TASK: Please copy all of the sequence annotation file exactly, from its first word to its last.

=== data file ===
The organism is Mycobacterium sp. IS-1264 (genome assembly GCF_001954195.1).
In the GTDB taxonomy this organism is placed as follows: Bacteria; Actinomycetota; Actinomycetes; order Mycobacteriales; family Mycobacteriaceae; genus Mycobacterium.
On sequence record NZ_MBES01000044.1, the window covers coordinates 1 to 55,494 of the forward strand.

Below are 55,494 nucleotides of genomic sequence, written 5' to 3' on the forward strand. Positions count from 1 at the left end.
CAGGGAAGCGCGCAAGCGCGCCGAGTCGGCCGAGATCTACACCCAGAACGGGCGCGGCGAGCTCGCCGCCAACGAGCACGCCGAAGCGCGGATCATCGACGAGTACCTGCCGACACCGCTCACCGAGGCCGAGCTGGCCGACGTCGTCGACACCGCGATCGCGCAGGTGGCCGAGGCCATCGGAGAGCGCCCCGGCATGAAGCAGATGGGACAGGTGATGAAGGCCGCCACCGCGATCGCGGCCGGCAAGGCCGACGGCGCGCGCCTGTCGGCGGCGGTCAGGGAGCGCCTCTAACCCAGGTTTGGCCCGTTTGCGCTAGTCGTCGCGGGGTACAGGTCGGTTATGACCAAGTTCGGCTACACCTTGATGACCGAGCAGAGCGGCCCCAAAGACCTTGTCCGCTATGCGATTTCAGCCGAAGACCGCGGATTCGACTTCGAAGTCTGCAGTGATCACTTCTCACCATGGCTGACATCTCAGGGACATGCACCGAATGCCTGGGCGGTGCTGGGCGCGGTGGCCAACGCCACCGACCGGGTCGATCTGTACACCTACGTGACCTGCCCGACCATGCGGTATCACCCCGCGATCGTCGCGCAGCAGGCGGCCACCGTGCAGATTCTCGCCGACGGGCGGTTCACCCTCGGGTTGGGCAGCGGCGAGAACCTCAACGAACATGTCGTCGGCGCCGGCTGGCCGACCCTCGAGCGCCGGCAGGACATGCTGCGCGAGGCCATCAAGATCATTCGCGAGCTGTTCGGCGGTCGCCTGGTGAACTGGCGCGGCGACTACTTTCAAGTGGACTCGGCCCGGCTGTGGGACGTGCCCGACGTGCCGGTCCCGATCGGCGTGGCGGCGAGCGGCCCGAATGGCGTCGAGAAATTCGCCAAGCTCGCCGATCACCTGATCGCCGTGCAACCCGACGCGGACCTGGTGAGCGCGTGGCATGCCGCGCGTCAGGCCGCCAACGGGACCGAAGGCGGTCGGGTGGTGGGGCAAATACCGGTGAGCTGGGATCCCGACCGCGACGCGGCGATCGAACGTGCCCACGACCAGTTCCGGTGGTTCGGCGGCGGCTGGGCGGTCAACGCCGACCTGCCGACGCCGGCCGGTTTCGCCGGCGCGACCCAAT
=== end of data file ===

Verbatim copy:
The organism is Mycobacterium sp. IS-1264 (genome assembly GCF_001954195.1).
In the GTDB taxonomy this organism is placed as follows: Bacteria; Actinomycetota; Actinomycetes; order Mycobacteriales; family Mycobacteriaceae; genus Mycobacterium.
On sequence record NZ_MBES01000044.1, the window covers coordinates 1 to 55,494 of the forward strand.

Below are 55,494 nucleotides of genomic sequence, written 5' to 3' on the forward strand. Positions count from 1 at the left end.
CAGGGAAGCGCGCAAGCGCGCCGAGTCGGCCGAGATCTACACCCAGAACGGGCGCGGCGAGCTCGCCGCCAACGAGCACGCCGAAGCGCGGATCATCGACGAGTACCTGCCGACACCGCTCACCGAGGCCGAGCTGGCCGACGTCGTCGACACCGCGATCGCGCAGGTGGCCGAGGCCATCGGAGAGCGCCCCGGCATGAAGCAGATGGGACAGGTGATGAAGGCCGCCACCGCGATCGCGGCCGGCAAGGCCGACGGCGCGCGCCTGTCGGCGGCGGTCAGGGAGCGCCTCTAACCCAGGTTTGGCCCGTTTGCGCTAGTCGTCGCGGGGTACAGGTCGGTTATGACCAAGTTCGGCTACACCTTGATGACCGAGCAGAGCGGCCCCAAAGACCTTGTCCGCTATGCGATTTCAGCCGAAGACCGCGGATTCGACTTCGAAGTCTGCAGTGATCACTTCTCACCATGGCTGACATCTCAGGGACATGCACCGAATGCCTGGGCGGTGCTGGGCGCGGTGGCCAACGCCACCGACCGGGTCGATCTGTACACCTACGTGACCTGCCCGACCATGCGGTATCACCCCGCGATCGTCGCGCAGCAGGCGGCCACCGTGCAGATTCTCGCCGACGGGCGGTTCACCCTCGGGTTGGGCAGCGGCGAGAACCTCAACGAACATGTCGTCGGCGCCGGCTGGCCGACCCTCGAGCGCCGGCAGGACATGCTGCGCGAGGCCATCAAGATCATTCGCGAGCTGTTCGGCGGTCGCCTGGTGAACTGGCGCGGCGACTACTTTCAAGTGGACTCGGCCCGGCTGTGGGACGTGCCCGACGTGCCGGTCCCGATCGGCGTGGCGGCGAGCGGCCCGAATGGCGTCGAGAAATTCGCCAAGCTCGCCGATCACCTGATCGCCGTGCAACCCGACGCGGACCTGGTGAGCGCGTGGCATGCCGCGCGTCAGGCCGCCAACGGGACCGAAGGCGGTCGGGTGGTGGGGCAAATACCGGTGAGCTGGGATCCCGACCGCGACGCGGCGATCGAACGTGCCCACGACCAGTTCCGGTGGTTCGGCGGCGGCTGGGCGGTCAACGCCGACCTGCCGACGCCGGCCGGTTTCGCCGGCGCGACCCAAT